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Dr. David Wilcox DNP, MHA, BSN, RN-BC, LSSBB

The American healthcare system is complex. It’s no accident, it’s made complex by healthcare entities competing for your healthcare dollars. They would rather you not know exactly what your prescriptions or procedures will cost you. Instead, you’re lulled into “trust your pharmacy, doctor, or insurance company” to meet the costs. “You don’t have to worry about that” is how they would like us to think. Price transparency in health care is almost non-existent. In fact, an executive order on price transparency that went into effect January 1, 2021, calling on hospital systems to list common procedures in a “user-friendly format” has been virtually ignored by our nation’s healthcare system. Even after instituting increased fines for non-compliance in January 2022, 85% of our country’s hospital systems are still non-compliant, and not a single dollar in fines has been collected. What does a baby boomer, or anyone else, have to do if they want to understand the cost structure of an upcoming elective procedure? Enter Healthcare Bluebook, a website that can show you the approximate costs of a procedure in your area. This begs the question: if a third party can access this information, why are healthcare entities not open to the costs associated with healthcare? The answer is that they don’t want you shopping around for your next procedure. For example, if you have total knee surgery in my area, it will cost you $12,000 at a hospital, but only $8,000 at an outpatient surgery center. That’s a whopping third and outpatient surgical centers often have better quality results! With healthcare spending being responsible for 58.5% of personal bankruptcies, we need to pay more attention to healthcare spending. We buy prizes for cars and homes while health care is one of the most expensive items we buy, we don’t shop around to make sure we’re getting the best quality and lowest cost.

If you do your research, you can come up with an approximate cost for your procedure, but how do you know if the hospital or doctor is actually providing quality care? You will need to do additional research to understand the quality of care provided by both the hospital and the surgeon/doctor you have chosen. CMS.gov is the website for the Centers for Medicare and Medicaid Services. The site includes star ratings for your local hospital based on a five-star system, with five stars being the highest rating and one star the lowest. These star ratings are derived from surveys patients take after being hospitalized at your local hospital. Star levels also affect hospital reimbursement, which is why you’ve seen a lot more hospitals start focusing on “patient experience.” A hospital system with ratings below four stars should be avoided. I’ve often wondered why people fly to MD Anderson for their cancer treatments when they could just get them at their local hospital, but when I researched the star rating, it m It became clear what their justification was. They wanted to spend their money on quality health care and be cared for by the best of the best.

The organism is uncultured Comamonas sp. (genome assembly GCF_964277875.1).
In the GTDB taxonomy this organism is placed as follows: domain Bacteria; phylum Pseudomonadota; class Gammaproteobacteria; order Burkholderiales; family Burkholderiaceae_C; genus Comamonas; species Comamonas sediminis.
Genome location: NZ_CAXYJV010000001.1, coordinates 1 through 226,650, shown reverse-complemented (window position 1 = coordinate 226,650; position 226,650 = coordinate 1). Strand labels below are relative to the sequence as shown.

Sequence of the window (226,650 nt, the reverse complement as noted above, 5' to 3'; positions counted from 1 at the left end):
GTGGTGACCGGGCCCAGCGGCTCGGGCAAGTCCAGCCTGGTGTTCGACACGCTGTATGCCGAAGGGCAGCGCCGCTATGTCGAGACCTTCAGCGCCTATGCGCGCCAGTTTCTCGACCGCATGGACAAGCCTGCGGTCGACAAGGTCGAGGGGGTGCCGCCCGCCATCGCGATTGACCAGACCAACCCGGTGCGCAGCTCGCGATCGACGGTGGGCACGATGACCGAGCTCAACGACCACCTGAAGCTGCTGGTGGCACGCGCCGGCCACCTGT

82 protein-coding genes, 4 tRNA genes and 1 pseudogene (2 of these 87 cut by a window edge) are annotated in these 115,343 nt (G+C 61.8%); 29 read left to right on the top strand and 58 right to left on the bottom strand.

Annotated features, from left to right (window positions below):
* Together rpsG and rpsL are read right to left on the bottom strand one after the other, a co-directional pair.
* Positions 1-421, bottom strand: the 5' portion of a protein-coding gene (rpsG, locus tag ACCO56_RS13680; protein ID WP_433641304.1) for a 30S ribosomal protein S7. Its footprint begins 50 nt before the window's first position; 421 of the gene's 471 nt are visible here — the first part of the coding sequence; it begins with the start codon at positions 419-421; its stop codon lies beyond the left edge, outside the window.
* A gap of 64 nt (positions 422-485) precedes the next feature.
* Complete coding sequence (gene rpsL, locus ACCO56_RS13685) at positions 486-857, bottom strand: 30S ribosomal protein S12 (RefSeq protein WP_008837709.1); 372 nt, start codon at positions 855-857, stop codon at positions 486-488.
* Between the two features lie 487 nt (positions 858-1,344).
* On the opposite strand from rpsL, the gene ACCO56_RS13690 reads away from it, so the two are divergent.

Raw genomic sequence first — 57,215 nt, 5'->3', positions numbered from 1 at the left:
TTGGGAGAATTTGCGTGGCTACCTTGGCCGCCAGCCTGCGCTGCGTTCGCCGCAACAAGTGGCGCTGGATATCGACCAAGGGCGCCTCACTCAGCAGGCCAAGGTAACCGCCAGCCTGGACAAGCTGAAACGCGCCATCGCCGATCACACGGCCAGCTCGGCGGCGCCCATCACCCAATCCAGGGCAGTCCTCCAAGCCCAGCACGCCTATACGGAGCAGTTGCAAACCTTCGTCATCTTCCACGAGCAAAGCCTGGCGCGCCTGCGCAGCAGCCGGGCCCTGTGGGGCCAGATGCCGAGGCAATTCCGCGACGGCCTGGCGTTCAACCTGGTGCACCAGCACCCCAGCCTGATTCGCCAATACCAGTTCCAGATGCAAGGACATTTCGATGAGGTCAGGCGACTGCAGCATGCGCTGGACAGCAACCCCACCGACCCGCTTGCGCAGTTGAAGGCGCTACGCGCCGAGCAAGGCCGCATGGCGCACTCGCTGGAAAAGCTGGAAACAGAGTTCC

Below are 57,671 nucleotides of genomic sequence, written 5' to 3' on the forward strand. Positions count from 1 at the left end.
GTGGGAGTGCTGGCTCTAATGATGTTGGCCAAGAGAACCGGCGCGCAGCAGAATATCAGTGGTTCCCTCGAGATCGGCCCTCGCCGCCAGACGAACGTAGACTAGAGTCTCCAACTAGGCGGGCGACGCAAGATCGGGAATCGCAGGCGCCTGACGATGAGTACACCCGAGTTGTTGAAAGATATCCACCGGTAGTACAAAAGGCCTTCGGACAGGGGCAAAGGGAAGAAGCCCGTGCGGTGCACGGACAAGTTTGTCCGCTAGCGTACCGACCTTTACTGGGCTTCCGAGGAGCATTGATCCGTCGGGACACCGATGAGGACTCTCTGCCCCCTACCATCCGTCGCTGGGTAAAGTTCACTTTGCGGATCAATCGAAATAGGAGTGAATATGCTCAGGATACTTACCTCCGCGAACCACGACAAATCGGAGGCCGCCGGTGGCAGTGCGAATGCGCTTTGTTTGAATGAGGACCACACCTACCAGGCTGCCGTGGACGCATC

OK, you now know the approximate costs of your procedure and the star rating of the hospital or outpatient surgery center where you will have your procedure, but what about the surgeon who will perform the procedure? In my book How? ‘Or’ What Avoid becoming a victim of the US healthcare system: Patient’s Handbook for Survival, available on Amazon, I discuss the questions you should ask your surgeon. For example, in a university hospital, do you know that your surgeon may not be the one performing the actual operation? An intern or resident can perform the surgery under the supervision of your surgeon. I don’t know about you, but I prefer my surgeon to bring his A game when I have surgery. Other information from the book encourages you to try to be the surgeon’s first case of the day, as data shows that the first case of the day does significantly better in quality areas such as lower infection rates and better patient outcomes. Also, you won’t be able to eat or drink after midnight, so being the first case lessens the bad experience of not being able to eat or drink all day. But the most important thing you can do to ensure you get a decent outcome from surgery is to research your surgeon and anesthesiologist on Healthgrades.com. They use actual patient ratings using the five-star rating system used by Medicare and Medicaid Service Centers. In my book, I talk about hearing a woman in a grocery store talk about her upcoming procedure at a local hospital where I worked. His procedure was performed by a surgeon whose patients I had treated in the past. These patients did not have the best quality results and fared significantly worse than patients of other surgeons who performed the same procedure. I was able to intervene because we were in a community setting, but if I was preparing the patient for surgery, it would have been inappropriate and I could have lost my job! If the patient had researched this surgeon, she could have seen what previous patients had reviewed for this particular doctor, so do your research!